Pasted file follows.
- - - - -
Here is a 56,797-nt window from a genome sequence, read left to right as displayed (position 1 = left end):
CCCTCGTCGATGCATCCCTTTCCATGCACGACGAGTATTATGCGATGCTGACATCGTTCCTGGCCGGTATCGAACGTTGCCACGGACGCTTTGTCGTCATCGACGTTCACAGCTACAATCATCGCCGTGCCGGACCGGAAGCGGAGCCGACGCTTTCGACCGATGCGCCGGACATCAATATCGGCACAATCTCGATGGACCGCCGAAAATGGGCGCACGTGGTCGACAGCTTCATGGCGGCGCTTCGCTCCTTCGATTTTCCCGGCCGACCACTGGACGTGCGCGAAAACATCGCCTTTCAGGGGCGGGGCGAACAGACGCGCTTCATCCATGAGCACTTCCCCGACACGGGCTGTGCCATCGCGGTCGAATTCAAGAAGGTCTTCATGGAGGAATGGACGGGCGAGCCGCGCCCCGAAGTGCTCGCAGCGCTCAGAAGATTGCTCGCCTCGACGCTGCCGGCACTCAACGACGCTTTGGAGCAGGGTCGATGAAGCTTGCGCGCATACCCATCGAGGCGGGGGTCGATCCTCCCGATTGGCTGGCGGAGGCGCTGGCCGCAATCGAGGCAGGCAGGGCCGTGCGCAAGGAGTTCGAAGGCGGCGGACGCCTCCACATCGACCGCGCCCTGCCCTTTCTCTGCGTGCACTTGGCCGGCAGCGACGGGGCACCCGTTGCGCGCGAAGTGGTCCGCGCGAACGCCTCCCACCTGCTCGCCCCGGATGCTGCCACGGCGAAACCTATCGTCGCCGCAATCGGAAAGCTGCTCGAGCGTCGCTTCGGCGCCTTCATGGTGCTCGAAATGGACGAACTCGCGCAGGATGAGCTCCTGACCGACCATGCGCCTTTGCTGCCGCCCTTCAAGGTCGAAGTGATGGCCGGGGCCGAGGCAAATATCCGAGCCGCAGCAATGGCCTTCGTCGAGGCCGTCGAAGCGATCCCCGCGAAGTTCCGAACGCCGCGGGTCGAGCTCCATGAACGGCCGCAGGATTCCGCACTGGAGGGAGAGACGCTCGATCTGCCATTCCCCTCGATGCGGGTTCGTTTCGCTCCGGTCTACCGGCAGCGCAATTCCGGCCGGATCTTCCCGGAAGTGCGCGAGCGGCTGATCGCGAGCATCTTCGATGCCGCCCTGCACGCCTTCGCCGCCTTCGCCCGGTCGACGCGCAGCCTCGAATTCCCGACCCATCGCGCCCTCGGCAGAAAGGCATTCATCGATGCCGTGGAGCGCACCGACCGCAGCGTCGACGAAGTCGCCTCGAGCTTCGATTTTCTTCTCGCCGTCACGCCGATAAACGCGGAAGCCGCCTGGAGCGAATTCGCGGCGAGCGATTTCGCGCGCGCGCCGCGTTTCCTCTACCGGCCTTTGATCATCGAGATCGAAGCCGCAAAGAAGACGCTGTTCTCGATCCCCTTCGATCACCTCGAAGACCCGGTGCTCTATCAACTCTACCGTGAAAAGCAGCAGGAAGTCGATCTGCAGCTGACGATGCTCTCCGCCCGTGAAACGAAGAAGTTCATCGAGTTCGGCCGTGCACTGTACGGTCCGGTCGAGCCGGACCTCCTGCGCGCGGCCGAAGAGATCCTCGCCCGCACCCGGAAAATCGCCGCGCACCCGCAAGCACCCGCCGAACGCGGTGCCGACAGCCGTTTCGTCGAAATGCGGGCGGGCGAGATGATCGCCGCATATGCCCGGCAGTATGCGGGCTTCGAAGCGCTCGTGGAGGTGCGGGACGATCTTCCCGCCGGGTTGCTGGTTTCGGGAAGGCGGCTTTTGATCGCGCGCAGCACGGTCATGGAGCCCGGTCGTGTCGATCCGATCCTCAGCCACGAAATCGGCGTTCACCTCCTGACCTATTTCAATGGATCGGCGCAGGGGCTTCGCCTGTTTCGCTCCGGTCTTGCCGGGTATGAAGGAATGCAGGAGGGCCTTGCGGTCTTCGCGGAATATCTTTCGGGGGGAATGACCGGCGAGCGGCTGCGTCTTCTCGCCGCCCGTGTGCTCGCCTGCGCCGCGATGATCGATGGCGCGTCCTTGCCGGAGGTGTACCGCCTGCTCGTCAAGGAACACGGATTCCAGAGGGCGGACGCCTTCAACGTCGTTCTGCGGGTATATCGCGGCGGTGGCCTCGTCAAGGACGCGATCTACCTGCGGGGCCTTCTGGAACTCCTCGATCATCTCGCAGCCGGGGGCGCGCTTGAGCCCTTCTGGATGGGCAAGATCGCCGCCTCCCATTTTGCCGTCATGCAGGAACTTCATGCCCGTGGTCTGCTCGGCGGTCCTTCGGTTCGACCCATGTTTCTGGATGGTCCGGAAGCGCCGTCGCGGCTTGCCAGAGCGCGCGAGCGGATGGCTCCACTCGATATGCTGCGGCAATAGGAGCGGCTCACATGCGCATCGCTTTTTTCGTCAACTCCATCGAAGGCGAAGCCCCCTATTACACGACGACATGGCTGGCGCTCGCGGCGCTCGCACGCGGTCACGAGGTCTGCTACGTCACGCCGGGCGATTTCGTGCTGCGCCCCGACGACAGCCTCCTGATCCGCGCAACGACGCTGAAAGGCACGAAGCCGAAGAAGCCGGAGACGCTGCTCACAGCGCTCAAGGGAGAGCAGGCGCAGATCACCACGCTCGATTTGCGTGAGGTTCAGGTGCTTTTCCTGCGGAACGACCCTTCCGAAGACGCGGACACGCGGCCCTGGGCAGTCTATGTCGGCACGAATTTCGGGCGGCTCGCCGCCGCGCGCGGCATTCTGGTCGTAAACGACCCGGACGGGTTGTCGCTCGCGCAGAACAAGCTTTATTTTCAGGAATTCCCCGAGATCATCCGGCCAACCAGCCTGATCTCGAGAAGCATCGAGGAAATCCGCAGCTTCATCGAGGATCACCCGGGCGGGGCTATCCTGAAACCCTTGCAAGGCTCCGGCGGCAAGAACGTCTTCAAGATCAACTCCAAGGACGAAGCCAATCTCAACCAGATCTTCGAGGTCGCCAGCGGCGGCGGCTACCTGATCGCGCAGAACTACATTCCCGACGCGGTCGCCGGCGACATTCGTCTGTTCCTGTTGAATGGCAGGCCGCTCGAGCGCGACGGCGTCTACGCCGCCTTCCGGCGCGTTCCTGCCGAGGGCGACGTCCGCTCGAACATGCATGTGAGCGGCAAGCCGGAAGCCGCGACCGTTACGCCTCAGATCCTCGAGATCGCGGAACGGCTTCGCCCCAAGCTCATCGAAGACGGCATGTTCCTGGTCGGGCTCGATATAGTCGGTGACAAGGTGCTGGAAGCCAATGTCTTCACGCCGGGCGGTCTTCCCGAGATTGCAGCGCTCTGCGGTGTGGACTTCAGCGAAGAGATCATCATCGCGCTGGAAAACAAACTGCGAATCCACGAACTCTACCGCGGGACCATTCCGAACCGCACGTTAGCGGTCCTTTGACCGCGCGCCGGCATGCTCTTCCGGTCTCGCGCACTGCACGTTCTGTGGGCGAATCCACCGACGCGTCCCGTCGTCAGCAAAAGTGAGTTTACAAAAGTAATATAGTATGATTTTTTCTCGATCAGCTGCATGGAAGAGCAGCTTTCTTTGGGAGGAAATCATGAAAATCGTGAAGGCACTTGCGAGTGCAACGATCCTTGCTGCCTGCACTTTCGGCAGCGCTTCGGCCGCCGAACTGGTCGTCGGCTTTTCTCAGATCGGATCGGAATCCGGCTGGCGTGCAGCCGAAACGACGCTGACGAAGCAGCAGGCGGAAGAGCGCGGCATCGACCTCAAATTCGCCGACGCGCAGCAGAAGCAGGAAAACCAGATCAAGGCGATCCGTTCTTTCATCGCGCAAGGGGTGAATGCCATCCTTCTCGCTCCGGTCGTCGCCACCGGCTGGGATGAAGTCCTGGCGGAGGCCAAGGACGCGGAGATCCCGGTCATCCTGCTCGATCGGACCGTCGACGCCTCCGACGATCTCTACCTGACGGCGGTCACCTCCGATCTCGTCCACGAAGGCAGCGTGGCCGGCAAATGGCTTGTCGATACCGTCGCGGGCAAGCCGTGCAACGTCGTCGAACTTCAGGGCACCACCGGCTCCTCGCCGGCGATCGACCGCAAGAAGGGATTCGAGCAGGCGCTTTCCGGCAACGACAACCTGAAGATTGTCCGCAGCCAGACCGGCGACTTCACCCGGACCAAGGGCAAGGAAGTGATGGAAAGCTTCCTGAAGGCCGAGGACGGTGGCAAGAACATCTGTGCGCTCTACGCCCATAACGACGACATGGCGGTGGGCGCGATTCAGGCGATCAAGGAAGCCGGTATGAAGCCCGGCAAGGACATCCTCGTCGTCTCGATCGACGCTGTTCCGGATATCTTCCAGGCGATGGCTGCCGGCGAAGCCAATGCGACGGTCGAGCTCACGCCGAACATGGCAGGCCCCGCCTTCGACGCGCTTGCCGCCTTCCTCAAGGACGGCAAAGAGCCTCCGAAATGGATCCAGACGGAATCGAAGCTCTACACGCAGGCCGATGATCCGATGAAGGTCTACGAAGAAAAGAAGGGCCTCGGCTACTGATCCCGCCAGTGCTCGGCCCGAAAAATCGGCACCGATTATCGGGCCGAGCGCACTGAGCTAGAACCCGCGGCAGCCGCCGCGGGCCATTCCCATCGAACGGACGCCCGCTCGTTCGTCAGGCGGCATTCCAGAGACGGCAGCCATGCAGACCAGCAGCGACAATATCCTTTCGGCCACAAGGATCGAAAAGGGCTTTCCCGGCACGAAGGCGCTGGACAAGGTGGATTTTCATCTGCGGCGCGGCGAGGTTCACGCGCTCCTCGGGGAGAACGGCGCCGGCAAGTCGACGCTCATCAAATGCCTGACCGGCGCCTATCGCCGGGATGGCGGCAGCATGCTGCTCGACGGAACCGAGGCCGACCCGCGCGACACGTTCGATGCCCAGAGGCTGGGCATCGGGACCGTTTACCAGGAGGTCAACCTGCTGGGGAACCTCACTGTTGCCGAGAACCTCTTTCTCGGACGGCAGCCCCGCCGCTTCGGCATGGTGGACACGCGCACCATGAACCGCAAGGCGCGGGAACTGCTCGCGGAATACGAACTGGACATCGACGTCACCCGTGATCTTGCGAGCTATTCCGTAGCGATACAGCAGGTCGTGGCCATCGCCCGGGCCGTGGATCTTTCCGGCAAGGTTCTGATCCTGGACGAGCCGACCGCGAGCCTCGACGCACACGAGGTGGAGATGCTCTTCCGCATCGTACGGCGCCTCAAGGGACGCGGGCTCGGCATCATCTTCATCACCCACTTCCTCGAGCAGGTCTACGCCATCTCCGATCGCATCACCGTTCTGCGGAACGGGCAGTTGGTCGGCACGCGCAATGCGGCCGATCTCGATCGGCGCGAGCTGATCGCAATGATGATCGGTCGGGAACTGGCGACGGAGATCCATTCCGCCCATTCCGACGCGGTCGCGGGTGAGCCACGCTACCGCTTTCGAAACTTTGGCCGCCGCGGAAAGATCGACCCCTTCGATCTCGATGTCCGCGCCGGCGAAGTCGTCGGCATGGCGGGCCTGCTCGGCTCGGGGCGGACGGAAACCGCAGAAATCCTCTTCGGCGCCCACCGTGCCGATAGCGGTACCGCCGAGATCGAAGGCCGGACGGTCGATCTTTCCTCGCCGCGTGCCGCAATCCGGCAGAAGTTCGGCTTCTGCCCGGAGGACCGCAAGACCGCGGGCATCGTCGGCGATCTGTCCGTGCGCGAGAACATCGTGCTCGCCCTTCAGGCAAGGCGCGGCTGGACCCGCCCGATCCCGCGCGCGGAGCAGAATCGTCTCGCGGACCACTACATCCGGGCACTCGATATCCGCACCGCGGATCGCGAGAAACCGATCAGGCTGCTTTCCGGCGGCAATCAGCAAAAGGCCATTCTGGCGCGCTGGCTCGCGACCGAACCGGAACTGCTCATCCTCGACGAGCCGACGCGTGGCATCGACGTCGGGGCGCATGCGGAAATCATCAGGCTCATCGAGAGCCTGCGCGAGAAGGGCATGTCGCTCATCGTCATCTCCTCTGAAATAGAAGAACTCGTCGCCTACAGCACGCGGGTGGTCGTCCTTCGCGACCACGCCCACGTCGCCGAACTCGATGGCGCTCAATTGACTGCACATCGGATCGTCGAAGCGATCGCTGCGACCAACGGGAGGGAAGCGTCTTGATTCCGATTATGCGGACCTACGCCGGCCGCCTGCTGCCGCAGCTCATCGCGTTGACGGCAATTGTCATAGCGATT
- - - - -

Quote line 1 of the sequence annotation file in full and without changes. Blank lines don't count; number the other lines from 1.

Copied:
Here is a 56,797-nt window from a genome sequence, read left to right as displayed (position 1 = left end):